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Aberdeen, Hazlehead Park, North Sea Memorial Rose Garden

Garden (20th Century)

Site Name Aberdeen, Hazlehead Park, North Sea Memorial Rose Garden

Classification Garden (20th Century)

Alternative Name(s) North Sea Rose Garden; Piper Alpha Memorial Garden

Canmore ID 373126

Site Number NJ80NE 228

NGR NJ 89235 05253

Datum OSGB36 - NGR


Ordnance Survey licence number AC0000807262. All rights reserved.
Canmore Disclaimer. © Copyright and database right 2024.

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Administrative Areas

  • Council Aberdeen, City Of
  • Parish Aberdeen
  • Former Region Grampian
  • Former District City Of Aberdeen
  • Former County Aberdeenshire

Architecture Notes (26 September 2023)

A late twentieth century memorial garden in Hazlehead Park, Aberdeen.

It occupies a large rectangular plot in the southwest of the park. The Piper Alpha Memorial (1991) is at the centre of the garden. The garden and memorial commemorate those killed in the Piper Alpha Disaster of 1988.

The Piper Alpha Disaster was the world’s worst offshore oil and gas disaster. A total of 167 men were killed when the North Sea oil platform was destroyed by a series of explosions and fires on 6 July 1988. Only 61 survived. Thirty bodies were never recovered. Piper Alpha was the UK’s worst industrial accident for over half a century and the event is regarded as a defining moment in the history of the North Sea oil and gas industry and the history of Aberdeen.

The impetus for a permanent and public site of commemoration for the Piper Alpha Disaster came from the survivors and bereaved themselves. Families came together to agree a site, organise the design brief and fundraise. Aberdeen Council offered a secluded, formal-style rose garden in Hazlehead Park as a dedicated place – newly completed in 1989 after works to extend the Queen Mother Rose Garden, (designed 1980 by Parks Director, David Welch). Meanwhile the Piper Alpha Memorial Committee approached the artist, Sue Jane Taylor, for the memorial, planned as the centrepiece of the garden. The memorial was unveiled in the garden in July 1991 on the third anniversary of the disaster.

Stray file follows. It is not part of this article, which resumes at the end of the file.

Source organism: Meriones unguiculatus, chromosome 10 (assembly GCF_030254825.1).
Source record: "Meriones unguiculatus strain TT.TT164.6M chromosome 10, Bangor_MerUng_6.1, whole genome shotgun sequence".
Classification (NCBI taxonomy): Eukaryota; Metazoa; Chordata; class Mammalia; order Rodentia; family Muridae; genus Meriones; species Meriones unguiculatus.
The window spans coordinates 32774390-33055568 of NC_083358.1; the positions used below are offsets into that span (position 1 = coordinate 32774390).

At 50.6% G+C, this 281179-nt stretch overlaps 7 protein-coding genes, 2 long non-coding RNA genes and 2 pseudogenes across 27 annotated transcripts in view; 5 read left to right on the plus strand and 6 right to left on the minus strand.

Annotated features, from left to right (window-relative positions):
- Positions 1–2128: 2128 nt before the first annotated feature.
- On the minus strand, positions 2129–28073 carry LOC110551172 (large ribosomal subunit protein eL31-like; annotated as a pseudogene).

The garden is rectangular in plan and measures approximately 80 by 95 metres. The large granite and bronze figurative memorial is the central structural feature. Immediately surrounding the memorial are four central box-lined rose beds planted in the early years of the memorial garden with 167 separate roses, each symbolising a life lost. These are now maintained as simple rose beds (2023). Beyond these, mown grass paths separate rectilinear rose beds arranged in a repeating and symmetrical pattern, matching the design of the adjacent Queen Mother Garden. Each bed is planted with a different rose variety. Some beds are currently grassed (2023).

Wooden memorial benches are placed at the edges of the garden at regular intervals, facing inwards towards the memorial. Behind the benches, the garden is bounded and sheltered by deep planted beds of flowering shrubs, ferns and hedging that progressively step upwards in height. Some trees form part of the garden edge, for example at the entrance, the northeast corner, and along the southern edge. Beyond the garden perimeter, belts of taller, mature trees in Hazlehead Park give further shelter and enclosure.

In 2013, the garden was replanted and signage installed in advance of a rededication ceremony to mark the 25th anniversary of the disaster. Further renovation took place in 2018. The garden continues to be the venue for anniversary memorial services every summer with the reading of the names of the 167 killed on Piper Alpha, a minute’s silence and the laying of wreaths and flowers at the foot of the memorial. The Pound for Piper Memorial Trust remains active in raising money for the upkeep of the gardens (2023).


Field Visit (14 July 2022)

Site assessed for designation in 2022-23. The designation report is available on our Heritage Portal.

Visited by HES Designations (J.Candy) 14 July 2022 and 23 November 2022


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